Viva La Madness, p.28J. J. Connolly
It’s Giles and Smiler’s turn to pull the puzzled faces. Neither of them can work out how headbanger Jesus got the three mill – that ended up in Barbados – out of the accounts. Maybe the mystery guy Jesus met at the Cosmo, who ended up deaded, was the computer genius? But why did Jesus want bulky cash? Why was he jumping across borders with suitcases when he was in touching distance of billions? Nobody can work out why Jesus Zambrano was even in the UK. To rinse out the buckshee accounts it would make more sense to head straight for New York.
Q. How will all these double dodgy financial shenanigans end?
A. In tears.
When the scheme runs out of new investors, and old depositors start to realise that their money isn’t really in the bank, it’s evaporated, it becomes a fast, messy, violent implosion.
Come the meltdown the Zambrano Family will be indignant, screaming they’ve been swindled. I’m sure Miguel can be convincing when he’s pretending to be betrayed. There’ll be a firestorm, but the “straight” game is far more dishonest than the crooked one. The nominee bankers can hide behind accountants, lawyers, police, heavy muscle, legal anonymity and governments. They can utilise the secrecy laws that protected the scheme in the first place, and the corruption that oiled its wheels.
And the criminal factions that co-existed relatively peacefully will quickly, in an atmosphere of mutual mistrust, go into internecine combat, maybe wipe each other out. Maybe Miguel planned it that way. Culls are good for business.
They’ll need scapegoats come the endgame – someone to catch the blame when it all goes bandaloo. The Zambrano Family, under Papa Victor, Big Raul, with their own private armies, will be strong enough to withstand any onslaught. They’ll need to keep their nerve and hope the other investors don’t tumble that they’re the cause of all the aggravation. They need the information contained. Jesus, alive or dead, could get them all killed; funny, but one prick like Jesus can send a billion-dollar swindle haywire.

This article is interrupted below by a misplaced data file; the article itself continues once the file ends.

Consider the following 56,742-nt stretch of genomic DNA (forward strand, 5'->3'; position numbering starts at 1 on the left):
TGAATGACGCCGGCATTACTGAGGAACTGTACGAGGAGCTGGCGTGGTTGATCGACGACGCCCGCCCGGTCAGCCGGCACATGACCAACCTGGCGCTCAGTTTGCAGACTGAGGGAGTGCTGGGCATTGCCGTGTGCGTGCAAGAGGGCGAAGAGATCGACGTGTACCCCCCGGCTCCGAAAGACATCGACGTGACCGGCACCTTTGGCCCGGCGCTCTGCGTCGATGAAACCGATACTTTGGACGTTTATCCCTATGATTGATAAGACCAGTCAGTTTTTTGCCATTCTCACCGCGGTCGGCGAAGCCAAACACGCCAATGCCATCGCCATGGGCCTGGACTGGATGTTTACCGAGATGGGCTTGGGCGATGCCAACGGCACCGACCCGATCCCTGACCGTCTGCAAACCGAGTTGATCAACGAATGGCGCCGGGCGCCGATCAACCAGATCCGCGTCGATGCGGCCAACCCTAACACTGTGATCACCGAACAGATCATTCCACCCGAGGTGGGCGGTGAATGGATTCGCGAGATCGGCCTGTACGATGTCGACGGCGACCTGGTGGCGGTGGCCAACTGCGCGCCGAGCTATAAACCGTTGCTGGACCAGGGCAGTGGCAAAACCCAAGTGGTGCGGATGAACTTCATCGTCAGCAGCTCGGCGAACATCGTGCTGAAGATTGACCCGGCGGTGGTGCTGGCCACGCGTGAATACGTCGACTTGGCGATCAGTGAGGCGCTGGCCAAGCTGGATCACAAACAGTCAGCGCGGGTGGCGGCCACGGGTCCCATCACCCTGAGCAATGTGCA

The Family are running a game on some very heavy guys. If they get tumbled, no acts of contrition will absolve them. They’ve robbed criminals who can’t be seen to be being turned over. It could ignite a sequence of events that sees the Zambrano Family consigned to history. This isn’t about the Zambrano Family looking bad; it’s about survival. It’s the crime and the getting caught. If Giles was privy to the full contents of the Zambrano Papers, he’d realise that the scheme is part, along with Jenna’s arranged marriage, of the family’s drive towards respectability, a burnt-bridges, scorched-earth exit strategy. Done right, the Zambrano Family will end up with a laundered fortune to rival the great dynasties. And they’ll have access to the political power to consolidate it. Solid – the meaning is in the word – firm it up. They will be respectable. Respectability can be bought. Miguel will push on to make them genuine multi-billionaires. And with that they’ll be untouchable.
But the best-laid plans … Jesus gets found by Sonny King and sawn in half by that well-known magician Roy Twitchy Burns … and Miguel has to have a major rethink. And bide his time.
‘So, Giles …’ says Sonny, holding up the memory stick, ‘what do we do with it now we’ve got it?’
‘Good question, Sonny,’ replies Giles thoughtfully, ‘good fucking question … I believe you’ve reached an impasse, a stalemate … but in this instance, you both need one another.’
‘So what do we do?’ asks Sonny. ‘Blackmail them?’
‘Strong word, that,’ says Giles with a chuckle. ‘What you call blackmail I’d call compromise – a nicer word altogether. Maybe you’re going to have to learn to love one another. He’s an adult, this Miguel Zambrano chap, I’m sure he likes a deal.’
You like a deal, Mister Giles. Two peas out the same pod.
‘So what are ya sayin, Giles?’ asks Royski. ‘We just roll over after all—’
‘Don’t do anything hasty. At some point you’ll need to begin a dialogue with Zambrano.’
‘Are you fuckin mad, Giles?’ asks Sonny.